The prickly pear origins
This exquisite fruit has arrived in Europe with Christopher Columbus, returning from the Americas. Instead, in 827, the Saracens imported it to Sicily when they landed in Mazara del Vallo on Sicily's west coast. In no other country of the Mediterranean basin has the prickly pear spread as in Sicily, where it represents a constant element of the landscape and a recurring element on the tables and in the literary and iconographic representations of the island until it becomes almost a real symbol. During the harvest period, it is traditional for peasants throughout Sicily to consume these fruits for breakfast. Costume derives from the ancient custom of the vineyard owner who gave these sweet fruits to his workers to stop them from overeating grapes during the harvest. The prickly pear, however, has much more distant origins than Sicily. It was born in South America, precisely in Mexico. "Tenacious monument of the deserts" was defined to describe the fruit's character, crowned with thorns, which survive the arid and dry desert temperatures. For a long time, the prickly pear has been a symbol of the Aztec tradition: the importance of this plant and this fruit for Mexicans is such that it even appears in the Mexican flag, under the eagle.The prickly pera is a plant that grows spontaneously, requires little attention, resists drought and aridity of the land.
The Sicilian prickly pear
In Sicily, prickly pear "shovels" grow spontaneously, providing high-quality fruit with an intense flavor. The island, after Mexico, is among the world's largest producers of the fruit. Here it is cultivated in distinct areas: in the central-eastern area that belongs to the town of San Cono, in the south-west of Etna in the territories of Belpasso, Militello, Paternò, Adrano, and Biancavilla, in the Belice (south-western area), in the municipalities of Menfi, Montevago, and Santa Margherita Belice.
The season of prickly pears
From August to Christmas, Sicily produces and export this exotic fruit with four different varieties: the yellow, called sulfarin, the red, known as "sanguine," the white, called "muscarella" and the typically orange, called "moscateddo".The plant's flowering begins in spring, while the fruits grow from the summer period. However, the most prized ones are the ones riping in late December. These fruits are called "bastarduna" or "scuzzulati": they are nothing more than the prickly pears born from the second flowering, which is obtained by eliminating the first smaller fruits, thus forcing the plant to bloom again. The "bastarduna" are less numerous but have a higher market value because they are larger and seedless. The not perfectly ripe prickly pears are instead called "burduni," , a term derived from the Latin Burdo, which means mule, to indicate a species that is not pure. The fruits are harvested several times: in irrigated cultivation, it is possible to obtain productions of 250-300 quintals per hectare. After harvesting, the fruits can be stored in the fridge at 6 degrees for 2 or 3 months. A specialized plant has a lifespan of about 30-35 years. This fruit in Sicily has also earned the geographical indication of PDO: the Etna PDO prickly pear is grown in numerous municipalities around Catania.
Prickly pear properties
There are many uses and properties of the prickly pear: many customs have the ancient Aztec people's roots. The Aztecs used the prickly pear leaves to breed an insect to obtain carminic acid. The red color was extracted from the dried insect's body, which is still required in the cosmetic, pharmaceutical, textile, and food industries owadays. At one time, the leaves' juice was used as a lubricant to facilitate the movement of large stone boulders. Also, associated with honey and egg yolks, it seemed to be useful against burns caused by the intense Mexican sun, Among the properties of prickly pears, there are therapeutic ones: the fruit seems to be an excellent natural cure. The prickly pear has purifying properties and is an adjuvant in treating osteoporosis, thanks to the amount of iron, calcium, and phosphorus. It is also indicated in slimming diets since it contains few calories and plenty of fibers. Rehydrating and revitalizing it is also ideal for those who practice sports. In popular Sicilian medicine, the decoction of dried flowers of the prickly pear was recommended to combat renal colic. The use of prickly pear is particularly interesting in cosmetics to produce humectant creams, shampoos, soaps, and astringent lotions. It seems to stimulate hair growth.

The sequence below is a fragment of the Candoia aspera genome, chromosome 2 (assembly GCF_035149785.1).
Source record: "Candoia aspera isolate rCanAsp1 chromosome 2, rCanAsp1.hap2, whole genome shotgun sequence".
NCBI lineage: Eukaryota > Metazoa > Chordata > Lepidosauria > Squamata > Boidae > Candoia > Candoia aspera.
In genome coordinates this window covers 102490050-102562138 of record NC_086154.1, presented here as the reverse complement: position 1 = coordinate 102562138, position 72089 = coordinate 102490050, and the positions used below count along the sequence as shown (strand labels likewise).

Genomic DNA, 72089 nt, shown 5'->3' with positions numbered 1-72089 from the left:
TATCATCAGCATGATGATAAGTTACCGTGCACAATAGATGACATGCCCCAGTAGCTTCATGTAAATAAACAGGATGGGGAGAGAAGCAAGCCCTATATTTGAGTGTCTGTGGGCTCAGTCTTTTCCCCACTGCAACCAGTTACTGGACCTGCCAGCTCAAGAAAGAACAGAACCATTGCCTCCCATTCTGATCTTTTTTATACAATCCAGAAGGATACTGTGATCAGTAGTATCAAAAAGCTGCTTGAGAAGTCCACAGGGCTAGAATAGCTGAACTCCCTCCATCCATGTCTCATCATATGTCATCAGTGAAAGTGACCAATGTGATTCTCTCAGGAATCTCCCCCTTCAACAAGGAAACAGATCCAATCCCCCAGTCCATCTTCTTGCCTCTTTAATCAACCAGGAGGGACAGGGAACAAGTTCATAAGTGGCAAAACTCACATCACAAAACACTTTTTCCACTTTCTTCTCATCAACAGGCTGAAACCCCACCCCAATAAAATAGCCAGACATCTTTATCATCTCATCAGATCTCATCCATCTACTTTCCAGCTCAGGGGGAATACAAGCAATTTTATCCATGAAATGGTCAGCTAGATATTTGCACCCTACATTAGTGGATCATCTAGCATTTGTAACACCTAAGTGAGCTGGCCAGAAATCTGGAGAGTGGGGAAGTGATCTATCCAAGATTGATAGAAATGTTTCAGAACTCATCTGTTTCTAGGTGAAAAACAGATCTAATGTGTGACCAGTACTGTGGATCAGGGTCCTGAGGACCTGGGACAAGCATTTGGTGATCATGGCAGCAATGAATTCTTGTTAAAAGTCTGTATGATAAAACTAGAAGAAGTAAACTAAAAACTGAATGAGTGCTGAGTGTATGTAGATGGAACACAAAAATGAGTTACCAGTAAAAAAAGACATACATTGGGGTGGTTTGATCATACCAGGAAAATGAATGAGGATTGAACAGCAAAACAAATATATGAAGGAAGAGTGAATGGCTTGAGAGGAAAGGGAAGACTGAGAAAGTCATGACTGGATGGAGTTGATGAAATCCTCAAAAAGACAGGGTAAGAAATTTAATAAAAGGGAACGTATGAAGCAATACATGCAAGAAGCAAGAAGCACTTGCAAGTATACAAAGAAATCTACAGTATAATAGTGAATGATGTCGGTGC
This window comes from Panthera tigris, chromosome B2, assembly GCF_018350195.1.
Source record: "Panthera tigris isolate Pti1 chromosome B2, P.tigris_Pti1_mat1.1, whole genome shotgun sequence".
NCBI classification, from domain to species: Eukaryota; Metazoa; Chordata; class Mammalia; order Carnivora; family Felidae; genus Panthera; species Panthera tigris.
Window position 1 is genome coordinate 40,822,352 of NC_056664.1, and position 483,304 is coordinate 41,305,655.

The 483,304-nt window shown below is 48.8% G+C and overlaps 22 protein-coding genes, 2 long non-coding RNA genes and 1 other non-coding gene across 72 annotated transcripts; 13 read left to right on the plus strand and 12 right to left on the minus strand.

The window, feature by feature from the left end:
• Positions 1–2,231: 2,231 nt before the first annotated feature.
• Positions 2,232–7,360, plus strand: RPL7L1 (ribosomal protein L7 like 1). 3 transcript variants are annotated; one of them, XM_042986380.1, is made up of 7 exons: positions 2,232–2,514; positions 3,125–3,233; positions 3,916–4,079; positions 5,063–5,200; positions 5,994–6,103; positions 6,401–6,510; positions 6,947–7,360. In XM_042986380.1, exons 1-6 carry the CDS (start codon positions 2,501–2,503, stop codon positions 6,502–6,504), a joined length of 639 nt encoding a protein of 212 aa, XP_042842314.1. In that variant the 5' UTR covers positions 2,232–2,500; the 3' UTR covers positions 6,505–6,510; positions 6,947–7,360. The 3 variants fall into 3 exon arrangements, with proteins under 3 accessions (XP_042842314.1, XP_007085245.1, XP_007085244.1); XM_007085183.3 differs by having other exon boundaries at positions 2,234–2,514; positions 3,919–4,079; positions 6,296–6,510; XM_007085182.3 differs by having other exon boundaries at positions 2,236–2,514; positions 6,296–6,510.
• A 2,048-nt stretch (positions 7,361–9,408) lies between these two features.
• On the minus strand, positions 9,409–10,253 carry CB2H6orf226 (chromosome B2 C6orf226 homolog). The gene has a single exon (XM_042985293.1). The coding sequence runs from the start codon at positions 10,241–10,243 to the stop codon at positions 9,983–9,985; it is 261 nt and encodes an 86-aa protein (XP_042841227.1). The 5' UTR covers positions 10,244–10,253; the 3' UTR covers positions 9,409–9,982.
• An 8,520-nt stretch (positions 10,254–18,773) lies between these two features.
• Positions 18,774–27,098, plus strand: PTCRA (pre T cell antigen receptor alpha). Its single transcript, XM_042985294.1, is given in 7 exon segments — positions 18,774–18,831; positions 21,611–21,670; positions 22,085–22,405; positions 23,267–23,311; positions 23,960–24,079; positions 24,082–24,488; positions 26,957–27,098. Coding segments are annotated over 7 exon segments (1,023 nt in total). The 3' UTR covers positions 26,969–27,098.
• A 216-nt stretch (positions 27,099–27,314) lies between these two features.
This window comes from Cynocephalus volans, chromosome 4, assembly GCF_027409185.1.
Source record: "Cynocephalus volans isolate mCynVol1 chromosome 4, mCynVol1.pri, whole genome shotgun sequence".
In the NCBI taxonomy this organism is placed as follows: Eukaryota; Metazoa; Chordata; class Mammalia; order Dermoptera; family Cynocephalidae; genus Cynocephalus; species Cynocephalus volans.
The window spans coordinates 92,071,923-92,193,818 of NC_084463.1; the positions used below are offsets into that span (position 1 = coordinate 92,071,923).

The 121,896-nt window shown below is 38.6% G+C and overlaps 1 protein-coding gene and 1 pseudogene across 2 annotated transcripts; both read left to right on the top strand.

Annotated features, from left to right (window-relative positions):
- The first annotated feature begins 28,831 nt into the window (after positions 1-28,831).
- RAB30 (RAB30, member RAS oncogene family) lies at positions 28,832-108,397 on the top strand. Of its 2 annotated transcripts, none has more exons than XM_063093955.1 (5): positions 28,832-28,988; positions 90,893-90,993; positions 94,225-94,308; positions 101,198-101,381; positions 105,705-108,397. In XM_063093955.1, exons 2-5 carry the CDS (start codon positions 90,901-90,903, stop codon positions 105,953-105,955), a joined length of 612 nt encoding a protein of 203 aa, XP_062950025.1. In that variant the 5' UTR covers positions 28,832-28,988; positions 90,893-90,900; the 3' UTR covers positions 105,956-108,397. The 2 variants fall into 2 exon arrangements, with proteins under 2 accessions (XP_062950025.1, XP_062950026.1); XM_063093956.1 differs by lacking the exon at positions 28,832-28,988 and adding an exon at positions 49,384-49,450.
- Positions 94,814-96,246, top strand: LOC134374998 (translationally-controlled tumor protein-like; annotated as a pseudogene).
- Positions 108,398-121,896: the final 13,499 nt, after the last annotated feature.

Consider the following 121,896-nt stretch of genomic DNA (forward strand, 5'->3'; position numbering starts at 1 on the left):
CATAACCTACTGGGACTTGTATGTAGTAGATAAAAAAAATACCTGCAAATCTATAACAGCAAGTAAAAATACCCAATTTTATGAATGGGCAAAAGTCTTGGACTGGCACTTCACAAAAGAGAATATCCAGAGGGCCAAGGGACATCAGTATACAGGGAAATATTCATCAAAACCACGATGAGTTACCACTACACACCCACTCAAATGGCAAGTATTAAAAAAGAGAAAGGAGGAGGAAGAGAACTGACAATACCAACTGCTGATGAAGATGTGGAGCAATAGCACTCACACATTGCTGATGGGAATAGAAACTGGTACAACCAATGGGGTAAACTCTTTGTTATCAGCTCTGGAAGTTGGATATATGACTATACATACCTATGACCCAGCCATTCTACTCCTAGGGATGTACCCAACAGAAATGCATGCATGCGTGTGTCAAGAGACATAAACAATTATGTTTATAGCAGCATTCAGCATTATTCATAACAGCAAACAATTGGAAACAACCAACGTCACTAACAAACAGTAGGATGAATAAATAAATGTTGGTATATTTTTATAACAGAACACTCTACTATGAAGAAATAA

prickly pear in the Sicilian cuisine
the prickly pears have a place in Sicilian cuisine. The most valuable food resource of the prickly pear plant is its fruits. In addition to being eaten, fresh prickly pears can be used to produce juices, liqueurs, jellies, jams, sweeteners, and more. The shovels, more properly the cladodes, can be eaten fresh, in brine, in vinegar, candied, in the form of jam, and also, as a vegetable cutlet. In general, touch a fruit with bare hands because of its small thorns can be really painful. Moreover, unlike what people think, the fruit can be consumed whole: thanks to the lower percentage of glucose compared to the pulp and a higher rate of cellulose and proteins, the famous peel of this fruit has a high nutritional value. In reality, it is not a recent discovery: in Sicily, it was common practice in the past to cook fresh peels and even dry them to consume them at a later time. The prickly pear has soon become an iconic pant of the Mediterranean basin's landscape, where it has found the best climatic conditions to take root and develop. Sicily, after Mexico, is the second-largest producer in the world. The plant grows spontaneously along the road. The blades characterize the Sicilian landscape providing colorful fruits, excellent to be enjoyed in many ways: fresh or preserved in brine, pickled, candied fruit, or in the form of jam.